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Gloucestershire Business News

Sentencing to be doubled for assaults on emergency workers

Gloucestershire Fire and Rescue Service (GFRS) and partners have welcomed plans to increase the maximum penalty for assaulting an emergency worker from 12 months to two years.

On July 13, the government launched a targeted consultation with representative groups for emergency workers and other key stakeholders on doubling the maximum penalty for assaulting an emergency worker.

A large majority of respondents were in favour of doubling the maximum penalty to ensure the law provides emergency workers with sufficient protection to allow them to carry out their duties and the penalty reflects the severity of the offence.

The case for providing these additional sentencing powers has also become stronger in light of the COVID-19 pandemic, as there has been a national rise in the number of assaults on emergency workers.

When an emergency worker is seriously injured, prosecutions will continue to take place under more serious offences such as actual bodily harm (ABH), grievous bodily harm (GBH), or attempted murder that have far longer sentences.

Wayne Bowcock, chief fire officer and director of community safety, said: "Our firefighters risk their own lives everyday to protect us and it is totally unacceptable that they should encounter abuse or assault in the line of duty. This new law sends a clear and simple message - those who assault our emergency workers will not get away with such appalling behaviour."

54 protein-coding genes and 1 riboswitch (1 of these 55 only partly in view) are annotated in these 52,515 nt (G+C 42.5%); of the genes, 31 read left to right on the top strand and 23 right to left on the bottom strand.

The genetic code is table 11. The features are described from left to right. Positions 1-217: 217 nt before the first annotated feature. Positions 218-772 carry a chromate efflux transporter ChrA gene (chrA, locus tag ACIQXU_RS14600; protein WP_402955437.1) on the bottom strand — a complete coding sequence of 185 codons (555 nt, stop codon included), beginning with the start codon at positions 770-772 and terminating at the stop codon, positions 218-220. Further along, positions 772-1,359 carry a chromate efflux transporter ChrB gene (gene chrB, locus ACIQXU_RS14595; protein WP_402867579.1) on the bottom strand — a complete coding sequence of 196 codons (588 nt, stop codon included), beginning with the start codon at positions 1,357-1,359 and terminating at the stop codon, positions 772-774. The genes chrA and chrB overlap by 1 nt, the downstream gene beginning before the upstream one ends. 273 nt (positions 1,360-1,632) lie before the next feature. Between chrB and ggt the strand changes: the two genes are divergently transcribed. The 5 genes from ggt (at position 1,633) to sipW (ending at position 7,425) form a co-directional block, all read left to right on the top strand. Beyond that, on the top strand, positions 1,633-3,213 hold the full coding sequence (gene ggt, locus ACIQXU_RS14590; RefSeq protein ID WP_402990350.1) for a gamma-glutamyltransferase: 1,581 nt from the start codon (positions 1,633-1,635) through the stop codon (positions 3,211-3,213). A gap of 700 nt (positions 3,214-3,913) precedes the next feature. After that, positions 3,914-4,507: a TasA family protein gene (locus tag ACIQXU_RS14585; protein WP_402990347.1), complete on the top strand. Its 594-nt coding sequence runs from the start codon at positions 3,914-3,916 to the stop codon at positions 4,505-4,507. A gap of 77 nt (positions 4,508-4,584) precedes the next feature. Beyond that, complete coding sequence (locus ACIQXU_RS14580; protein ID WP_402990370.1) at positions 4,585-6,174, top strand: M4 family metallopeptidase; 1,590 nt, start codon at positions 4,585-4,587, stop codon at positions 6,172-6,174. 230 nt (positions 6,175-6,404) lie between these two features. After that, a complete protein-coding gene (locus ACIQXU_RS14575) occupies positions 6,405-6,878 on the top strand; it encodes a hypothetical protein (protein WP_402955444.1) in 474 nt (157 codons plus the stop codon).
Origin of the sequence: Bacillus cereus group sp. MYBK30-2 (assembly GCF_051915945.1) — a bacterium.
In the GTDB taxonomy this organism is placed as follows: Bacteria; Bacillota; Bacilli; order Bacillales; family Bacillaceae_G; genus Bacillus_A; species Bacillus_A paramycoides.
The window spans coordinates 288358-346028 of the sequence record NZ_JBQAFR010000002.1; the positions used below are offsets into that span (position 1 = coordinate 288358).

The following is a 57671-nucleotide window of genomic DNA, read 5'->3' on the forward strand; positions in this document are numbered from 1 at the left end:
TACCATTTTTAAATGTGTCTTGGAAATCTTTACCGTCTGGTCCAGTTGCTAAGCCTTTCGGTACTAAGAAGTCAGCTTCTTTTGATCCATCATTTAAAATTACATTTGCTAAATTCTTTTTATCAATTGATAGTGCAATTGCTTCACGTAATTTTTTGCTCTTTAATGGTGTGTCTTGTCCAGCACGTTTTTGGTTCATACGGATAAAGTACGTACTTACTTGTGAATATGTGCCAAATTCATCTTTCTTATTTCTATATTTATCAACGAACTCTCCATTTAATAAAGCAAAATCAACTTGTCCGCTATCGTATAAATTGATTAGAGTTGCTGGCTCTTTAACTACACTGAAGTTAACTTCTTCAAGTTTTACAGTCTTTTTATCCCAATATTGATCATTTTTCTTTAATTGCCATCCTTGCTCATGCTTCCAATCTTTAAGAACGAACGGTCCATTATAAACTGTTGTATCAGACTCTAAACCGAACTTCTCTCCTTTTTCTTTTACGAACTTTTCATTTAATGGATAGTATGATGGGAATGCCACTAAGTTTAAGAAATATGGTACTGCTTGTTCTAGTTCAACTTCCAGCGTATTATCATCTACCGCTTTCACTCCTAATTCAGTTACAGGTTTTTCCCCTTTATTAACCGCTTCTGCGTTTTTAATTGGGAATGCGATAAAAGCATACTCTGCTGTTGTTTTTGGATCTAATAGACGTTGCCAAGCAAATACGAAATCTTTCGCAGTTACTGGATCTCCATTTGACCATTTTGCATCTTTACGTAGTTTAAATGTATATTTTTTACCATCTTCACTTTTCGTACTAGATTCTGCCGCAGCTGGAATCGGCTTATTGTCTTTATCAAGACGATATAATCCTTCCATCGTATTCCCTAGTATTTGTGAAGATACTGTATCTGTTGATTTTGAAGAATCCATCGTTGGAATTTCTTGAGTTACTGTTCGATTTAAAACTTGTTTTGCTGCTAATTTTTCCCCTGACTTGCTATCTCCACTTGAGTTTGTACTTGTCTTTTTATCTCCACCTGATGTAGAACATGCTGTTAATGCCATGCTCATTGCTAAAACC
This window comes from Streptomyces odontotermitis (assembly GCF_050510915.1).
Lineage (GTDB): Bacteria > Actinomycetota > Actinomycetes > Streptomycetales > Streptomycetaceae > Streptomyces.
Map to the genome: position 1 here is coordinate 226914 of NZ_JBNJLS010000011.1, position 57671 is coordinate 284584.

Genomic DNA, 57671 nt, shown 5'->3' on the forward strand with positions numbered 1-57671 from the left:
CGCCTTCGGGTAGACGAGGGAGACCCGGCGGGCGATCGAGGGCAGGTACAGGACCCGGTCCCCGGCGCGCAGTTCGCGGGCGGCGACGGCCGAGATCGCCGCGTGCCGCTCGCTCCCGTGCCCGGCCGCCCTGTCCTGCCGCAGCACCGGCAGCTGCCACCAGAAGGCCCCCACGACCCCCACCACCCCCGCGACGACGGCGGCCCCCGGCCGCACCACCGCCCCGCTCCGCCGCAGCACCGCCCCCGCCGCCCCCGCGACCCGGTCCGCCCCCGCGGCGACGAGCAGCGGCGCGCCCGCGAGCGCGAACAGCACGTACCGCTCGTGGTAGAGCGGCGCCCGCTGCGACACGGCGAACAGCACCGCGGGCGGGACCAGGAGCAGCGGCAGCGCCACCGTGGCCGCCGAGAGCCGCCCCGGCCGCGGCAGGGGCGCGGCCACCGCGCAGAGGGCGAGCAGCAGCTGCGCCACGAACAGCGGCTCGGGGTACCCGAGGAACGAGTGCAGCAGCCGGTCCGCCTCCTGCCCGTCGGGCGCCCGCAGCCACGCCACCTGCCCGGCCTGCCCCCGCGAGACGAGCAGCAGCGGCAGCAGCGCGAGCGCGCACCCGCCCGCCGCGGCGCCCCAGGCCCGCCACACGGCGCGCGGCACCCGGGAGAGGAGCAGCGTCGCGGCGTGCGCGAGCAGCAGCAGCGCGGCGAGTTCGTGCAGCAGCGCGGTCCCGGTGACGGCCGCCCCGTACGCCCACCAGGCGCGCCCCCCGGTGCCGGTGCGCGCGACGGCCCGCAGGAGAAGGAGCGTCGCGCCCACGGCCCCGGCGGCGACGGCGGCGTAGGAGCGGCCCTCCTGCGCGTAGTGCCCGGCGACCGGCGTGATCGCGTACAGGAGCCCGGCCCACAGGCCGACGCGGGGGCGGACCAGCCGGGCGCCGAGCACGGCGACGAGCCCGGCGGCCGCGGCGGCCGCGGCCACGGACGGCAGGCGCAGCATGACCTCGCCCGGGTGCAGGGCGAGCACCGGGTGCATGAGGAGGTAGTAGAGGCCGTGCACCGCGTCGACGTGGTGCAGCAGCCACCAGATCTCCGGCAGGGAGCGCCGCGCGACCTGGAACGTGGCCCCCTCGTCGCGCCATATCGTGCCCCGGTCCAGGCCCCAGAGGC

Rhiannon Kirk, assistant chief constable at Gloucestershire Constabulary, said: "Assaults on officers have increased in recent years and national figures estimate that an assault on a police officer happens every four minutes, which is shocking.

"Assaulting any emergency worker, whether that's a police officer, firefighter or paramedic, should never be thought of as 'part of the job' so we welcome this change in helping send out a clear message that it is totally unacceptable."

Mike Jones, paramedic and violence reduction lead at South Western Ambulance Service NHS Foundation Trust (SWASFT), said: "Our people and colleagues from other emergency and voluntary services dedicate themselves to protecting the lives of others. No one should come to work and be abused or subject to violent behaviour. 

"Doubling the maximum sentence sends a clear message that assaults on our frontline colleagues are #unacceptable and will not be tolerated. We will support our people to ensure offenders face the full extent of the law."

The #Unacceptable campaign, launched in 2018, aims to highlight the abuse and assaults faced by emergency services workers while on the job.

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